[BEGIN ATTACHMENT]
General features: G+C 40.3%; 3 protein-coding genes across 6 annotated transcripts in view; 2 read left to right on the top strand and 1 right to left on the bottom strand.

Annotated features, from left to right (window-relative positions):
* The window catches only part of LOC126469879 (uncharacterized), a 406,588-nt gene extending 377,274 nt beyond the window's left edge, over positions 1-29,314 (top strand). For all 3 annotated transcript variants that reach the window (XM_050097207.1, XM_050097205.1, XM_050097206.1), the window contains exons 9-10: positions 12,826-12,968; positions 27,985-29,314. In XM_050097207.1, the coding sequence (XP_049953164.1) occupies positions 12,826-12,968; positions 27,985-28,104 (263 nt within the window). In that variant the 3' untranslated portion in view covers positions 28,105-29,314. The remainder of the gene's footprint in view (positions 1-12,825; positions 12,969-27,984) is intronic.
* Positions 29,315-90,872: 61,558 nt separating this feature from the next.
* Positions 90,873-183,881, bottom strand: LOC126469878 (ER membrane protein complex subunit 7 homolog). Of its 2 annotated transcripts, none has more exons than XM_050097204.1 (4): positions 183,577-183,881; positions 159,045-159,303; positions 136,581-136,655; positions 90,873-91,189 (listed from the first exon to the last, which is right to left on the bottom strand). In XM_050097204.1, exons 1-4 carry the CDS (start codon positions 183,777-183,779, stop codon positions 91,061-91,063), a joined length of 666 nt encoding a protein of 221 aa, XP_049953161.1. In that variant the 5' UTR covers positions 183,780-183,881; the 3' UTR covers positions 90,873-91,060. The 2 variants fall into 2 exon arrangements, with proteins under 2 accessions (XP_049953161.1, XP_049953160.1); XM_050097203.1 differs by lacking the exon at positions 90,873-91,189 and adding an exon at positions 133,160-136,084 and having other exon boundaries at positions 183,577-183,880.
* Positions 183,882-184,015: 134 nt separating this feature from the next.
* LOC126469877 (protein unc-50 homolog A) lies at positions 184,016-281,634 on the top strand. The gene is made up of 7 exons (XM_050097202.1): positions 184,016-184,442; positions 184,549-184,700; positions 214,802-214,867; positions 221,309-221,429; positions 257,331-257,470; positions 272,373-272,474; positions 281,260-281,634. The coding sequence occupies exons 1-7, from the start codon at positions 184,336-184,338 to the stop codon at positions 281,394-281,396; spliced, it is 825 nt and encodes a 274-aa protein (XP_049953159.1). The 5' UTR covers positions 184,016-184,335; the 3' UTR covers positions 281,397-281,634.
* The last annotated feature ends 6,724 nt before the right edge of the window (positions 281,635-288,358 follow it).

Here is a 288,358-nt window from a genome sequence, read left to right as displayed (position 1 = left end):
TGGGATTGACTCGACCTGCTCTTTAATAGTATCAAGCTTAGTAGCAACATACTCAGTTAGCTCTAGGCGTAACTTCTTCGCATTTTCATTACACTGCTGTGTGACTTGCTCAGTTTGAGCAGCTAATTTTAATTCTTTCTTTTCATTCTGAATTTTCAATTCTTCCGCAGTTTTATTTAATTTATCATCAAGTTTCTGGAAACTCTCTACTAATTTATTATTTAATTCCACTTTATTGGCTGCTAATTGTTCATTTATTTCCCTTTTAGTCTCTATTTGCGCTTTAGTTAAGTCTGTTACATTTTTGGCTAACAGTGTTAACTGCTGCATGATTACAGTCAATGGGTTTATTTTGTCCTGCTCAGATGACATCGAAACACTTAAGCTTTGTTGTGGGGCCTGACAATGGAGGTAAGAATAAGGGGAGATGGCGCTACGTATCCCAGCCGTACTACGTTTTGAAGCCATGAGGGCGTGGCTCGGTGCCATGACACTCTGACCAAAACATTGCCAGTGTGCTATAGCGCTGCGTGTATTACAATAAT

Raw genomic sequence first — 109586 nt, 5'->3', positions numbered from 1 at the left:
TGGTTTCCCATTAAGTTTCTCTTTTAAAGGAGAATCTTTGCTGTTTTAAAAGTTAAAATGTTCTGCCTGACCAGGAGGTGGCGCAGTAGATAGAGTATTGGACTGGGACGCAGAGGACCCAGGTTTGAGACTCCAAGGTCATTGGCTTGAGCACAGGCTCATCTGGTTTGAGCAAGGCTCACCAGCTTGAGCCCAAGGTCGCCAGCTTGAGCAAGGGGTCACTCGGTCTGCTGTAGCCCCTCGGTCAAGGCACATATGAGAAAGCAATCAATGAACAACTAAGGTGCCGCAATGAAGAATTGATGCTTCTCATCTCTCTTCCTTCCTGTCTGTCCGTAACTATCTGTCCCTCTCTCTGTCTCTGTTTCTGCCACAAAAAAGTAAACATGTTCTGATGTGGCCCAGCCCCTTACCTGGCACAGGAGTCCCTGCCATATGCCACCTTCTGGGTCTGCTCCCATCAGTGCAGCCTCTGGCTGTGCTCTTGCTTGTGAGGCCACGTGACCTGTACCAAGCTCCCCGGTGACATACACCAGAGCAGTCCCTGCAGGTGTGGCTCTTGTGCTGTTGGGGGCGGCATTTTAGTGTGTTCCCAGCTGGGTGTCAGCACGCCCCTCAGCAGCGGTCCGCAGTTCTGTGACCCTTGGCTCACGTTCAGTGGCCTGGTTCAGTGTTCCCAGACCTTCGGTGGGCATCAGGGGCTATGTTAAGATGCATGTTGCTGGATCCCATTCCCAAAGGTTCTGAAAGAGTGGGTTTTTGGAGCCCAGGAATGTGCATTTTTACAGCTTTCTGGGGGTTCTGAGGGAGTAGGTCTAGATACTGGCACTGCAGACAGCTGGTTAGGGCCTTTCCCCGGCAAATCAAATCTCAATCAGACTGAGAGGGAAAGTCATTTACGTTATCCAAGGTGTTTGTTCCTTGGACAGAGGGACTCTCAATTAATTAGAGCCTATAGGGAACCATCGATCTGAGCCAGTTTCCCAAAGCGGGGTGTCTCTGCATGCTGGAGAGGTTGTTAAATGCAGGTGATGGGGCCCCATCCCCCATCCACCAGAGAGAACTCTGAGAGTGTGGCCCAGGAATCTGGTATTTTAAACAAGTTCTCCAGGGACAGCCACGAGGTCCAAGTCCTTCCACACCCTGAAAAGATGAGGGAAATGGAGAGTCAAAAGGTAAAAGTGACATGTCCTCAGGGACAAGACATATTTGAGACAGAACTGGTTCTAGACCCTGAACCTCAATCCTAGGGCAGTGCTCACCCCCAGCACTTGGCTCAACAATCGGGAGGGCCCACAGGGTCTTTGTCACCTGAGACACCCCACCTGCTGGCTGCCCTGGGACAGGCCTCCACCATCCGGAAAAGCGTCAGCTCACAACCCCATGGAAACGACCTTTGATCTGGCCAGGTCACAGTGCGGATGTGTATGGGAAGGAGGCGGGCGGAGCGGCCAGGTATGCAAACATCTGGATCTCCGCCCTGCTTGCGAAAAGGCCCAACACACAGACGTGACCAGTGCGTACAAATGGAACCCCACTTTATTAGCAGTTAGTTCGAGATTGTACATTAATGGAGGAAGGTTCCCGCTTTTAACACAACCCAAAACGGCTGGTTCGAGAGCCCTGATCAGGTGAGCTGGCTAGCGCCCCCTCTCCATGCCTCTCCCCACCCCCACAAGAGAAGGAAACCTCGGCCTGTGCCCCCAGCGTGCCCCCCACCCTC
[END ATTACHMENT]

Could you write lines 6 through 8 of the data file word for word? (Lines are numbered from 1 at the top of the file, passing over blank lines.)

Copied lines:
* Positions 183,882-184,015: 134 nt separating this feature from the next.
* LOC126469877 (protein unc-50 homolog A) lies at positions 184,016-281,634 on the top strand. The gene is made up of 7 exons (XM_050097202.1): positions 184,016-184,442; positions 184,549-184,700; positions 214,802-214,867; positions 221,309-221,429; positions 257,331-257,470; positions 272,373-272,474; positions 281,260-281,634. The coding sequence occupies exons 1-7, from the start codon at positions 184,336-184,338 to the stop codon at positions 281,394-281,396; spliced, it is 825 nt and encodes a 274-aa protein (XP_049953159.1). The 5' UTR covers positions 184,016-184,335; the 3' UTR covers positions 281,397-281,634.
* The last annotated feature ends 6,724 nt before the right edge of the window (positions 281,635-288,358 follow it).